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Low levels of arsenic may influence fetal growth

Published on March 9, 2016 at 4:37 AM · No Comments

Fetal growth may be impacted by low levels of arsenic that pregnant women consume in drinking water and food, a Dartmouth College study finds.

The study, which appears in the journal Environmental Health Perspectives, is one of the first to report that arsenic exposure during pregnancy at levels common in the United States is related to birth outcomes. A PDF is available on request.

Previous studies of populations with higher arsenic exposure suggest that in utero exposure is related to lower birth weight. But researchers at the Geisel School of Medicine at Dartmouth investigated the impact of low levels of in utero arsenic exposure on birth outcomes in a study based on a general U.S. population. They found that higher levels of mother's arsenic in their urine during the second trimester was related to decreased head circumference at birth. This finding is consistent with an earlier study by the same researchers that looked at head circumference measured in fetal ultrasound reports.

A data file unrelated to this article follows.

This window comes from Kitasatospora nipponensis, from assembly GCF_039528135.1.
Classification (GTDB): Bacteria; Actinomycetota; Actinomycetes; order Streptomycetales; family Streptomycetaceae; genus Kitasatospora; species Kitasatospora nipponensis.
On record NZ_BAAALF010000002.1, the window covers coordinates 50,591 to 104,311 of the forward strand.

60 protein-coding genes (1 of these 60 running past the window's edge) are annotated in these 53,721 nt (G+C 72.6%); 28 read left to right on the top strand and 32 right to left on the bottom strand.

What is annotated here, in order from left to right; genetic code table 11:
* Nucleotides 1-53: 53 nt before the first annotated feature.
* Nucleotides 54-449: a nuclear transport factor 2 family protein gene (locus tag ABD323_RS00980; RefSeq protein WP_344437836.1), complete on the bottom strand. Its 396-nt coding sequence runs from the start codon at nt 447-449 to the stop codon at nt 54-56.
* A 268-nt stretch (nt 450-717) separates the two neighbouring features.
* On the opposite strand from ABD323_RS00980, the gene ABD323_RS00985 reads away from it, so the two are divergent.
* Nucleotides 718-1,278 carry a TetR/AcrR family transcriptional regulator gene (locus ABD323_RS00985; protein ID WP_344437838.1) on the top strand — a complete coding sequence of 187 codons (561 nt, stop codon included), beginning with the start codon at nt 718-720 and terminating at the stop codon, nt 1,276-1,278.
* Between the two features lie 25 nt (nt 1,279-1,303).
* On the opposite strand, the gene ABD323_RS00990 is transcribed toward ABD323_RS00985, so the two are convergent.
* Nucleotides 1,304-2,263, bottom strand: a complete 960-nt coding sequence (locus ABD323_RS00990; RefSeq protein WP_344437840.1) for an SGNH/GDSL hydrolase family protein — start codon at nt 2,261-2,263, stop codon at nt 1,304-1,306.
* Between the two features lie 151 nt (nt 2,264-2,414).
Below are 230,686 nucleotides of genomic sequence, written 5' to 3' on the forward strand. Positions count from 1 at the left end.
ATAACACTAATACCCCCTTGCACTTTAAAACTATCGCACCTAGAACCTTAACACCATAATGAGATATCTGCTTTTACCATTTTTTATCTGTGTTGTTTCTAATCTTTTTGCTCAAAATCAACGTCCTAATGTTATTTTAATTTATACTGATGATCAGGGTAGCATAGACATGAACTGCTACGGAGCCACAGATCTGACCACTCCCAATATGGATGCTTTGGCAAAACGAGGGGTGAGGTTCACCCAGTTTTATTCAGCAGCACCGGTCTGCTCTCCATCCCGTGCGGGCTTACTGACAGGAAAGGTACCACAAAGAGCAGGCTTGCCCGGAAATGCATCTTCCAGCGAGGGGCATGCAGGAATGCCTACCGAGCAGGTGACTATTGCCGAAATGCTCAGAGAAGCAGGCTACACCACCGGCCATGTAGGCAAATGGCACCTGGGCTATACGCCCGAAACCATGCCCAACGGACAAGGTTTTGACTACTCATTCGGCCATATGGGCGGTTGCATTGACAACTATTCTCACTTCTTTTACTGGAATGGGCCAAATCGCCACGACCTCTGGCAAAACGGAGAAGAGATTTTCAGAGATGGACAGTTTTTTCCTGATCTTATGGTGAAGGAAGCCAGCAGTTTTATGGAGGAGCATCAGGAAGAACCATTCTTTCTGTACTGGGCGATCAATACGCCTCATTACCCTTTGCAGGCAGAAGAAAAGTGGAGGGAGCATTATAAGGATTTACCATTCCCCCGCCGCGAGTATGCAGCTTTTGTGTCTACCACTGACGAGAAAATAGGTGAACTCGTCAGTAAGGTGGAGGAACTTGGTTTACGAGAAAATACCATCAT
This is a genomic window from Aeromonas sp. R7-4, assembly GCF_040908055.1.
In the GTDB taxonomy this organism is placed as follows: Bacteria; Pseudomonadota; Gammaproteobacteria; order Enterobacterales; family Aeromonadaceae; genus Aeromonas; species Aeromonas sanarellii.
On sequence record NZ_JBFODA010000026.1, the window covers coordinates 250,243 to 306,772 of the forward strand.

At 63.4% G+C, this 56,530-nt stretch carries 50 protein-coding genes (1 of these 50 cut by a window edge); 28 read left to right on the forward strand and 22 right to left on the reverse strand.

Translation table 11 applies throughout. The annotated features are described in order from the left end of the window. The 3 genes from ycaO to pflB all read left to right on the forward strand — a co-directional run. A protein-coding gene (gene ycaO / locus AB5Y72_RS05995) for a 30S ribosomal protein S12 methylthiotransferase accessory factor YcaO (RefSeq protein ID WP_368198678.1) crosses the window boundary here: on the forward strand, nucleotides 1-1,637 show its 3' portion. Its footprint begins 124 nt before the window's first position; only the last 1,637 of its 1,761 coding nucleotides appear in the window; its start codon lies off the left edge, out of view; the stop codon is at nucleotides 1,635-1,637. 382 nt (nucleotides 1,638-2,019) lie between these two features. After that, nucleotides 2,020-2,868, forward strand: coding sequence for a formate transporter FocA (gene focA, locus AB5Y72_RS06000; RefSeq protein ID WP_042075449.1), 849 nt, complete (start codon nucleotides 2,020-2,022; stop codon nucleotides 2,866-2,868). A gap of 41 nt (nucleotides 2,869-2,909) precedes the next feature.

In the current study, researchers also found that mother's urinary arsenic levels were associated with infant's birth weight and birth length and that those associations varied by the mother's pre-pregnancy body mass index (body weight in kgs/height in cm2) as well as the infant's sex. The study included more than 700 pairs of women and their newborns and therefore was large enough to identify such differences.

"Future research is needed to assess whether the relatively small differences we found correspond to meaningful differences in how infants and children grow and develop," says lead author Diane Gilbert-Diamond, an assistant professor of epidemiology.

Arsenic, which can contaminate our food and water supply, is a common metalloid on the earth's crust that is used for industrial purposes.

"This is a particular concern in rural regions where many people rely on private, unregulated drinking water," says senior author Margaret Karagas, professor and chair of Geisel's Department of Epidemiology. "People who use private wells need to have them tested for arsenic and other contaminants as recommended by their local public health agency."

Source:

Dartmouth College

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